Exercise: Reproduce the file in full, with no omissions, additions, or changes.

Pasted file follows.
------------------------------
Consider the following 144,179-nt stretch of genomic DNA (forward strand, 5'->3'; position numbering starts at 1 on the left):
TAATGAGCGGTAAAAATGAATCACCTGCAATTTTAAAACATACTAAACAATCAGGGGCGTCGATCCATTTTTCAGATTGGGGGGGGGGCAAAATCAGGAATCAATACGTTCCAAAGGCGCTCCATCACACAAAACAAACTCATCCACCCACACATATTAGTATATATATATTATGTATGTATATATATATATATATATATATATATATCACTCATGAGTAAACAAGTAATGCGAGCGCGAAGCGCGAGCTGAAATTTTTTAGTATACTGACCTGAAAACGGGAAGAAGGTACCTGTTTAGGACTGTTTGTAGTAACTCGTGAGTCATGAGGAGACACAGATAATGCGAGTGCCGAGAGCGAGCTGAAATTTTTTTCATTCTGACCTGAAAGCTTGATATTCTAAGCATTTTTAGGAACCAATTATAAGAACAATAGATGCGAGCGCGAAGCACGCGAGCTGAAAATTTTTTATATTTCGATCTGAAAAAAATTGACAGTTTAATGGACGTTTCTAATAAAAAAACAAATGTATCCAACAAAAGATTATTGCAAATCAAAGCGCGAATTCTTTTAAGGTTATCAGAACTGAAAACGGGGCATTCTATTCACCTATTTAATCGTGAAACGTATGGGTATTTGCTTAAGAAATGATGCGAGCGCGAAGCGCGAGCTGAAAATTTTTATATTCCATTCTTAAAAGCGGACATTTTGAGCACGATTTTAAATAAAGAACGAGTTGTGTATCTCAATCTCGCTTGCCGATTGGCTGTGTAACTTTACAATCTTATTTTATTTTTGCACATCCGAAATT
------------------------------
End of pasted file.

Consider the following 144,179-nt stretch of genomic DNA (forward strand, 5'->3'; position numbering starts at 1 on the left):
TAATGAGCGGTAAAAATGAATCACCTGCAATTTTAAAACATACTAAACAATCAGGGGCGTCGATCCATTTTTCAGATTGGGGGGGGGGCAAAATCAGGAATCAATACGTTCCAAAGGCGCTCCATCACACAAAACAAACTCATCCACCCACACATATTAGTATATATATATTATGTATGTATATATATATATATATATATATATATATCACTCATGAGTAAACAAGTAATGCGAGCGCGAAGCGCGAGCTGAAATTTTTTAGTATACTGACCTGAAAACGGGAAGAAGGTACCTGTTTAGGACTGTTTGTAGTAACTCGTGAGTCATGAGGAGACACAGATAATGCGAGTGCCGAGAGCGAGCTGAAATTTTTTTCATTCTGACCTGAAAGCTTGATATTCTAAGCATTTTTAGGAACCAATTATAAGAACAATAGATGCGAGCGCGAAGCACGCGAGCTGAAAATTTTTTATATTTCGATCTGAAAAAAATTGACAGTTTAATGGACGTTTCTAATAAAAAAACAAATGTATCCAACAAAAGATTATTGCAAATCAAAGCGCGAATTCTTTTAAGGTTATCAGAACTGAAAACGGGGCATTCTATTCACCTATTTAATCGTGAAACGTATGGGTATTTGCTTAAGAAATGATGCGAGCGCGAAGCGCGAGCTGAAAATTTTTATATTCCATTCTTAAAAGCGGACATTTTGAGCACGATTTTAAATAAAGAACGAGTTGTGTATCTCAATCTCGCTTGCCGATTGGCTGTGTAACTTTACAATCTTATTTTATTTTTGCACATCCGAAATT